Making bacon has been on my to-do list for a while now. I was able to find some nice pork belly in the butcher case, so I grabbed a few pounds and set off on making this homemade applewood-smoked maple bacon.
The end result was absolutely great. This is easily the best bacon I’ve ever had. There’s a hint of maple, a hint of smoke, and great texture and flavor. Outstandingly good and so easy that I will always make bacon from here on any time that I have my smoker going. Price-wise, this bacon is also cheaper than store bought (well, depending on the maple syrup that you use), and you can slice it any way that you like, from super thick to wafer thin. I think I paid about $1.99/pound for the pork. I did have to remove the skin (which I saved for making cracklins at a later time). That took a little effort. If you get your pork belly from a butcher you might want to ask to have the skin removed for you.
Grilling salmon on cedar planks is a pretty common thing. I’m not sure why I never thought about cooking burgers on them too, though. Bobby Flay thought about it. That means I had to make them too.
The cedar adds just a bit of a twist to the burgers. They smell absolutely fantastic when cooking. The cedar flavor in the meat isn’t overwhelming. It’s there, though. It’s definitely something different and it adds a bit of a ‘wow’ factor to your cookout. I also browned my slider buns over the cedar for a little extra cedar flavor. I served these burgers with oven-baked fries and Crispers that were tossed in garlic oil and fresh choppy parsley.
Oh sure, I love spicy, hot chicken wings. But I’m also a big fan of more savory wings. In fact, the teriyaki wings at Buffalo Wild Wings are Anita and my favorite. We always order them (though Anita often opts for the boneless wings while I go for the bone-in versions). Buffalo Wild Wings (of course) sells their sauces in their stores. They’re quite reasonably priced, and when you order 3 (or in my case, a lot more than 3) you can get them in this fancy carrying box. I think all of their flavors are available to go, except the current ‘special’ sauce, which is unfortunate because the flavor-of-the-month not too long ago was a crazy good chipotle cherry sting sauce. I’d drink that stuff with a straw.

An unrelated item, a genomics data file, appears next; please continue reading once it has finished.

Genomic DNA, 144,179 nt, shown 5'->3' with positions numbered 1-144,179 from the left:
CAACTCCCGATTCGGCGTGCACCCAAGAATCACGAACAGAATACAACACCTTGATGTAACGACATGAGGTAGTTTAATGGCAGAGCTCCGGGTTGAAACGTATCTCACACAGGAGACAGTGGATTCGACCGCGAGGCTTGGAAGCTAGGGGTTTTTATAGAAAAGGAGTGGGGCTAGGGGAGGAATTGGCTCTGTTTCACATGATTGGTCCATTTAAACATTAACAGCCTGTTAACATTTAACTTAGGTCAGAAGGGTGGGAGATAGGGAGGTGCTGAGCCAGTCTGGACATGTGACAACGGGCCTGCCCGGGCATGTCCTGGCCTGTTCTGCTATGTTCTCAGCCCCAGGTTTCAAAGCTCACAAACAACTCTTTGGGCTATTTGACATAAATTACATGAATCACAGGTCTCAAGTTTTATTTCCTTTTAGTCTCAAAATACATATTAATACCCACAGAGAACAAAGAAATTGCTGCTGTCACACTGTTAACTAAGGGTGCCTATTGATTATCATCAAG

These wings came out perfectly crunchy and covered in just enough teriyaki sauce. They disappeared very quickly.
I’m a big fan of vinegar-based vegetable salads. They’re easy to make and great tasting. I like mine to have a little crunch in them.
Of course, fresh produce is a bit pricey in the off-season and I try to avoid buying much of it. That’s why I like this version which uses a few frozen vegetables. You can leave out the red bell pepper, or substitute jarred roasted red bell pepper. And frozen (but then thawed) pearl onions could be substituted for the sweet onion.
Yes, I used to make macaroni and cheese from a box. That was long ago. Now I usually make a totally different take on mac-and-cheese, like my favorite, fire eater chicken macaroni and cheese. But sometimes I just don’t have the time (or ingredients). That’s when this 20-minute version comes in real handy. Like the name says, it doesn’t take long to make and it comes out just as ooey and gooey as you’d expect (and want).
Add a couple pinches of cayenne if you want a little kick in your mac.
Bring a large pot of salted water to a boil. Add pasta and cook until al dente, about 9 minutes. Drain.
Meanwhile, heat cream in a large skillet.
Add cream cheese and salt and stir until cheese is melted.
Add cheddar and American cheeses and stir until melted.
Add cooked pasta and stir to coat well.
Note: Add a pinch of cayenne for extra kick.
Note: If you want a little crunch, sprinkle the top of the mac with panko breadcrumbs and place under the broiler for a few minutes until golden brown. Make sure you use a skillet that can stand the heat, such as a cast iron skillet.
I just added a new free eCookbook for the Char-Broil Big Easy. Check it out on our free eCookbook page. I’ll be adding more and more recipes to it as the year goes on, so check back on occasion to see what’s new!